Wow, these bad boys are LIGHT! After a winter spent using heavy duty aluminium Black Diamond poles for ski guiding the Gossamer Gear Lightrek 4 poles I was given for testing seemed unbelievably light in the hand. Were these things really going to support my weight?! What if I get them stuck between two rocks? Can they keep my DuoMid shelter off my face all night? Questions that would be answered soon enough as we headed off to Sweden for three days in the mountains.
First the figures. 107g per pole (including the basket). That makes them one of the lightest adjustable trekking poles on the market today. The LT4's are available in two sizes, the regular can be adjusted from 90cm to 140cm and there is a slightly shorter 85cm/125cm model. Being adjustable they can also be used to support many of today's ultralight shelter systems. They cost $160 a pair. Unlike many adjustable poles they only have one telescoping section which means they can be slightly awkward to transport on planes but a 354g travel tube is supplied. Check Gossamer Gear's highly informative website for more more information.
In use they are remarkably easy on the hands. The very comfortable, cork-effect foam grip and light weight means they are very easy to swing. On easy terrain I rarely used more than my thumb and forefinger to swing them between strokes. The full carbon construction has a slightly different 'feel' when they strike hard surfaces but they are indiscernible to aluminium poles on the majority of ground that they will be used on. Sure, they flex ever-so-slightly more but I never felt like they were going to catastrophically fail on me, even when I was easing myself down steep rock steps, balancing my entire weight on them. Another bonus of their almost-weightlessness is that they're easy to lift and keep out of the way on short sections where you don't want to use poles.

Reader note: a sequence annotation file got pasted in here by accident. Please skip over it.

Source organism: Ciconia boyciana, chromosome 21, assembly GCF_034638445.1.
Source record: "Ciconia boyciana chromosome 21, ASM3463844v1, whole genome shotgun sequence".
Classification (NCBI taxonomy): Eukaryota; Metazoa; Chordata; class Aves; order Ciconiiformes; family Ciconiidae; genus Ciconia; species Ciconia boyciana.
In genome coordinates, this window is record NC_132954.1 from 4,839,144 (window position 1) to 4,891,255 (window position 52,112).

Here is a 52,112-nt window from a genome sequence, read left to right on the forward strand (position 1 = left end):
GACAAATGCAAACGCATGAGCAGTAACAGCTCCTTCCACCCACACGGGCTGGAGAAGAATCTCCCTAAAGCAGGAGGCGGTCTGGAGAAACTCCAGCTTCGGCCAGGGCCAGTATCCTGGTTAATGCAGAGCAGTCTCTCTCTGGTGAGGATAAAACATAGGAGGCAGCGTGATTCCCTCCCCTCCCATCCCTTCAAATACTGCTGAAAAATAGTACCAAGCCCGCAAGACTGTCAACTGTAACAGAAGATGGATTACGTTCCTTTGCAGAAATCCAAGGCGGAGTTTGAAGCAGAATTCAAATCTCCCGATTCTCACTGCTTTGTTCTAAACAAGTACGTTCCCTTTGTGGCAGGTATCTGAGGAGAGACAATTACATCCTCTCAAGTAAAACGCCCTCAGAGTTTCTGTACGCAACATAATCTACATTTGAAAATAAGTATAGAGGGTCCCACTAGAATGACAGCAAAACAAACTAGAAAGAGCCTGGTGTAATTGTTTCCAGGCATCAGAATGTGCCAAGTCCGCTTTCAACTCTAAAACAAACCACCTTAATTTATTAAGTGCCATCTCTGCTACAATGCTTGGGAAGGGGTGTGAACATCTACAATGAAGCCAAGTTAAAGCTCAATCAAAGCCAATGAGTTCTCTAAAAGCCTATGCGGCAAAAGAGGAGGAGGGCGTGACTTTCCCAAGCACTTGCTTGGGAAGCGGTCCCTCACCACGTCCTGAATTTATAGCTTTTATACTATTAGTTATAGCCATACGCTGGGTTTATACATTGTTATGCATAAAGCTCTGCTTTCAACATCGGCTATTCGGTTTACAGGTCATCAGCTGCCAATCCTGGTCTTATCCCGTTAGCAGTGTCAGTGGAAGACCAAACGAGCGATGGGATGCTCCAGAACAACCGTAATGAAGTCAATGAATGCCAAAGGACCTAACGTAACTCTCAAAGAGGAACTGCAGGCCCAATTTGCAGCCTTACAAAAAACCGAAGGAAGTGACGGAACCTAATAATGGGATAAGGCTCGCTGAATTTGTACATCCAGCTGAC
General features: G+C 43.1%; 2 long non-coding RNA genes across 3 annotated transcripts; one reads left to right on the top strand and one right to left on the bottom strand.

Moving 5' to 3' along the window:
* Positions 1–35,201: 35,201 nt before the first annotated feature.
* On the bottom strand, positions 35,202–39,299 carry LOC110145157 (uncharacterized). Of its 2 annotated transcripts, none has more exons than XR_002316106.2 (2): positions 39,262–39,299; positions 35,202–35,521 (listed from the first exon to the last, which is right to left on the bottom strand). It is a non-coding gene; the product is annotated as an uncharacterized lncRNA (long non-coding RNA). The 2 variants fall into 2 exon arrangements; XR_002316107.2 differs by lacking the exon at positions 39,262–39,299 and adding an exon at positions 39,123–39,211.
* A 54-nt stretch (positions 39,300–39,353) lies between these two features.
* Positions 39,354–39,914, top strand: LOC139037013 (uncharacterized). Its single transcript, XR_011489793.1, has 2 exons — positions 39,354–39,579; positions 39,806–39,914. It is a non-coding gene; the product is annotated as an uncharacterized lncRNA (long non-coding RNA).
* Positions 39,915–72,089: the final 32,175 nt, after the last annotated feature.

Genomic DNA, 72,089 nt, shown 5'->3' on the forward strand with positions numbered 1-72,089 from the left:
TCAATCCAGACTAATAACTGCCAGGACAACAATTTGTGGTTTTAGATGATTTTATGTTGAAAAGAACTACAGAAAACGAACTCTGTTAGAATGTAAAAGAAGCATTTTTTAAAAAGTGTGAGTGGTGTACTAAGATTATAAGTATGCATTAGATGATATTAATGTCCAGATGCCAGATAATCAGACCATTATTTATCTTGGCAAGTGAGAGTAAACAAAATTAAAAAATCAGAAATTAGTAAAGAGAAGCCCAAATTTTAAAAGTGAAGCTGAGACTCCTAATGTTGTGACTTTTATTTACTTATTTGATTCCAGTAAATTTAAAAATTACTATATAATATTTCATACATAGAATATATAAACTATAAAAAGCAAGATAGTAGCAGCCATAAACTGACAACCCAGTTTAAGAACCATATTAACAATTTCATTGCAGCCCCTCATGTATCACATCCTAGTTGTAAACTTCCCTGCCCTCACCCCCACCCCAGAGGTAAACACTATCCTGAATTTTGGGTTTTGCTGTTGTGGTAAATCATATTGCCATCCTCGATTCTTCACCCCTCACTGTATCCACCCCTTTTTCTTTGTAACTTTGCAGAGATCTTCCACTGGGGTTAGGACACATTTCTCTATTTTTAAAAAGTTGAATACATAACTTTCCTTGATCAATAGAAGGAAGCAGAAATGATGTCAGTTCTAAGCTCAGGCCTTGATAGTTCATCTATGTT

Their big test came when crossing the many cold, fast flowing streams and rivers that our path crossed during our trip. Glacier-cold water and unlined shoes has a habit of quickly numbing your feet and feeling for the slippery, rock strewn river bed becomes indistinct. The LT4's were crucial at keeping me upright and coped with sudden changes of balance and footing perfectly. They never felt frail or under-gunned, even when sinking between rocks.
(photo courtesy of Jörgen at Fjaderlatt)
At night I used them to pitch my shelter, an MLD Sil-nylon DuoMid and that task too they accomplished with no feeling of frailty. The one slight problem I had with one of my LT4's was with the adjusting mechanism. I couldn't seem to get it to lock properly but after Hendrik showed me the proper technique we soon had them locked out securely. We wondered if this was caused by the cold, wet weather affecting the rubber expander. Time will tell.
Testing has only just begun but they coped with the less than perfect mountain weather of Sweden very well, a lot more than I initially gave them credit for. They are obviously designed and built very well to offer so much support for such a crazy low weight. I will update this review after a few more trips but for now they are 'Highly Recommended'.
(photo courtesy of Hendrik Morkel at Hiking in Finland)